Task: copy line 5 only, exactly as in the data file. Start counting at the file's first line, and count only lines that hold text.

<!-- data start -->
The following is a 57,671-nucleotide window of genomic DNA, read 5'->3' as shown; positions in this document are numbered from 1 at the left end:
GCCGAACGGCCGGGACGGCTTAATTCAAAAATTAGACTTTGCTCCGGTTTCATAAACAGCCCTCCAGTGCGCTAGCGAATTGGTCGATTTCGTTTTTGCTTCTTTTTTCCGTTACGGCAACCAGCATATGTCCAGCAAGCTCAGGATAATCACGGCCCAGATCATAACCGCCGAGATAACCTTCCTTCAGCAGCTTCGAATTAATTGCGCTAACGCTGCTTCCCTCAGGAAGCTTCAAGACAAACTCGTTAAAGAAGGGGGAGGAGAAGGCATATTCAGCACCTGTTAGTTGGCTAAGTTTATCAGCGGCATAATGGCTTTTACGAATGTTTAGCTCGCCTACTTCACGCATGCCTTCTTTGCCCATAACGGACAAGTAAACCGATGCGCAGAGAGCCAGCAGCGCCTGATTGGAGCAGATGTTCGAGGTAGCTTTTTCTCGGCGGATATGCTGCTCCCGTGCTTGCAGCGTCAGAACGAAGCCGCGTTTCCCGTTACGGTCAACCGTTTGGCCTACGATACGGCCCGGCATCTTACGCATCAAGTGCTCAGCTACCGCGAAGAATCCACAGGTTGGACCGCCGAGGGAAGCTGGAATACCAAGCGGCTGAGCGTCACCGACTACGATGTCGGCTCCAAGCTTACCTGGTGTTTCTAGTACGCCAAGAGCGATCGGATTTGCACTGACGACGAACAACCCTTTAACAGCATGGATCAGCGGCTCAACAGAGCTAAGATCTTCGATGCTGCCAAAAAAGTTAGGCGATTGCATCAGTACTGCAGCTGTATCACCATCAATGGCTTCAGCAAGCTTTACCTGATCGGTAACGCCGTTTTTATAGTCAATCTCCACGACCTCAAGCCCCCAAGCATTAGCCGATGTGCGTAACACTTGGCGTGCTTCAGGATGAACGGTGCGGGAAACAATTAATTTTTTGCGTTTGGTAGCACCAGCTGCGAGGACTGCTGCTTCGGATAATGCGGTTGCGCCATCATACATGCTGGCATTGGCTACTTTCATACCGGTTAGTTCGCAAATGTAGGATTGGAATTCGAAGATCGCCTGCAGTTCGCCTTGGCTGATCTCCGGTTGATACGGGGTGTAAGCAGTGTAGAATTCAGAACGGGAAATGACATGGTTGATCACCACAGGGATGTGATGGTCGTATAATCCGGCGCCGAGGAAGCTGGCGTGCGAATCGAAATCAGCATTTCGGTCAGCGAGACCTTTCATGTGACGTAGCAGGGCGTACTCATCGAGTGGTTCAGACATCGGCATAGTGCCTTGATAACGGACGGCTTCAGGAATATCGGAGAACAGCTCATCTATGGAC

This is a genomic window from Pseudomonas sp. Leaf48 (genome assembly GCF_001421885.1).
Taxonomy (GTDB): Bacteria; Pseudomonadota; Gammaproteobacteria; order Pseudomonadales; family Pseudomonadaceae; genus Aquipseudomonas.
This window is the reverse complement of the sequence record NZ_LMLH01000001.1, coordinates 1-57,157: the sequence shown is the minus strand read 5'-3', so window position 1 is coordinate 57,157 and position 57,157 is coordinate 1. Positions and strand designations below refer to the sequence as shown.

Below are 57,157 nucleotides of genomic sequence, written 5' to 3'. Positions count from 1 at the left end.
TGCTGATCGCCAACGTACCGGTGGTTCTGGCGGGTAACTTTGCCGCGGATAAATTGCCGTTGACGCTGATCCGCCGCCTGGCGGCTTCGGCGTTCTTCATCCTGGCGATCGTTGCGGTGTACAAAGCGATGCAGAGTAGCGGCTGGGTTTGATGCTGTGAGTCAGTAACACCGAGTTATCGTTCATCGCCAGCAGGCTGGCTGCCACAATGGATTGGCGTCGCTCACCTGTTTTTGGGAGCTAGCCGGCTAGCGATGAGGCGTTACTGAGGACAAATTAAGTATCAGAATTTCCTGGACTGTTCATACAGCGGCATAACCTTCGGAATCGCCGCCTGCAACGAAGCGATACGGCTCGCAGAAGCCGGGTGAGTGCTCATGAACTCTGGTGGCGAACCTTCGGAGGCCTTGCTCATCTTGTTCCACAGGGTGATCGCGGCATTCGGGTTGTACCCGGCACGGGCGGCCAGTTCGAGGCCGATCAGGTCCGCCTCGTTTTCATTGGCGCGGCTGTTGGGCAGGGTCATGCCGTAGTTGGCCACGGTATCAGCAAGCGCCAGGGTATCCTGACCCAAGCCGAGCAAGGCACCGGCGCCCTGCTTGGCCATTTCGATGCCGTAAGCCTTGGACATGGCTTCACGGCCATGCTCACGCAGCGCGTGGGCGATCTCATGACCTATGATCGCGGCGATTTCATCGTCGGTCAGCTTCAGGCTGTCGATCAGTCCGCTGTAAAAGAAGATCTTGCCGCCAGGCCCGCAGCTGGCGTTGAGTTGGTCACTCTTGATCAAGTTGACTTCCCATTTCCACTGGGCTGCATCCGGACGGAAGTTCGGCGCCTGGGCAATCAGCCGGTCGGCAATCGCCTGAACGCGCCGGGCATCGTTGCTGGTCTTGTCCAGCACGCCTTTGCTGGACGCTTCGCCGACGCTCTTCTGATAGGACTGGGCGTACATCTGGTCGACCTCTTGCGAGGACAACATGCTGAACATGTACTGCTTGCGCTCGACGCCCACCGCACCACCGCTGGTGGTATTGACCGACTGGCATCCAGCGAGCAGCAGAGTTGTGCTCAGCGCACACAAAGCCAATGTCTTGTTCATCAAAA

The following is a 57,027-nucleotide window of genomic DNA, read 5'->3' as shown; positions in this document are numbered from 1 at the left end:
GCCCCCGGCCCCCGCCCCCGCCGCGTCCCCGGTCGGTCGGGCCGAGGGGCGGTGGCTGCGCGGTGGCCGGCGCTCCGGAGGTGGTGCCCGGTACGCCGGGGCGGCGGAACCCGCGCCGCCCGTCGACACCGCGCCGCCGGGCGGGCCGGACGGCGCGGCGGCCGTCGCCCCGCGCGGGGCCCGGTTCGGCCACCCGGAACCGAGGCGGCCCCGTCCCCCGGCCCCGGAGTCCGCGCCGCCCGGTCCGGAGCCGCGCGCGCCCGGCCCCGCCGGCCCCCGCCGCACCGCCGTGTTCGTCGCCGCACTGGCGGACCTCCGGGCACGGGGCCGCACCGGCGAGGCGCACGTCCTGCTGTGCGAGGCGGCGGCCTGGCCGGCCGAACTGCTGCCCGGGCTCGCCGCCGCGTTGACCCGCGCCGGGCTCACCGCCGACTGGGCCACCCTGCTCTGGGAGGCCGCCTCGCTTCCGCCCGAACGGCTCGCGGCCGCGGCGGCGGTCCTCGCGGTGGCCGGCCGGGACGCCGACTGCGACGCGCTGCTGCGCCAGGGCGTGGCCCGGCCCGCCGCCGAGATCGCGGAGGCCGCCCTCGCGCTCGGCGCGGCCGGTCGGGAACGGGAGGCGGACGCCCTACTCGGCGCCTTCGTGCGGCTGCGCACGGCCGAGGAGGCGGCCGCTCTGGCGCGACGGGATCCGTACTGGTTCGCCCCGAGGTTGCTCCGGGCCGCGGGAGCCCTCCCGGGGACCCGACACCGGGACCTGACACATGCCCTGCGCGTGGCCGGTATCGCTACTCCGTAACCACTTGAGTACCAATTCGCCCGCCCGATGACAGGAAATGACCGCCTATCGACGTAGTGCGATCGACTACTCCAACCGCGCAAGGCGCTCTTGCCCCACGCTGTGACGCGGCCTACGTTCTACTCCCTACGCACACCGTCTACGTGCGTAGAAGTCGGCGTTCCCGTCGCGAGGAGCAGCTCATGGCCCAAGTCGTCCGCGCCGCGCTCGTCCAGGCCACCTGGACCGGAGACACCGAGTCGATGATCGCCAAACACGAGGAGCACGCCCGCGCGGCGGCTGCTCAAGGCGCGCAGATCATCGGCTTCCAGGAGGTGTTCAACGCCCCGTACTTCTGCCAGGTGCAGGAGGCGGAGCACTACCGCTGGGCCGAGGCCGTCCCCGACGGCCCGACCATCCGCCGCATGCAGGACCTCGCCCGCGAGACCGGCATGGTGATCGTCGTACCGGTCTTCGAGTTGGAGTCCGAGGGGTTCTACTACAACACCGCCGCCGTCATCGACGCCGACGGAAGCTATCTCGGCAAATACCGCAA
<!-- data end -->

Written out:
This window is the reverse complement of the sequence record NZ_LMLH01000001.1, coordinates 1-57,157: the sequence shown is the minus strand read 5'-3', so window position 1 is coordinate 57,157 and position 57,157 is coordinate 1. Positions and strand designations below refer to the sequence as shown.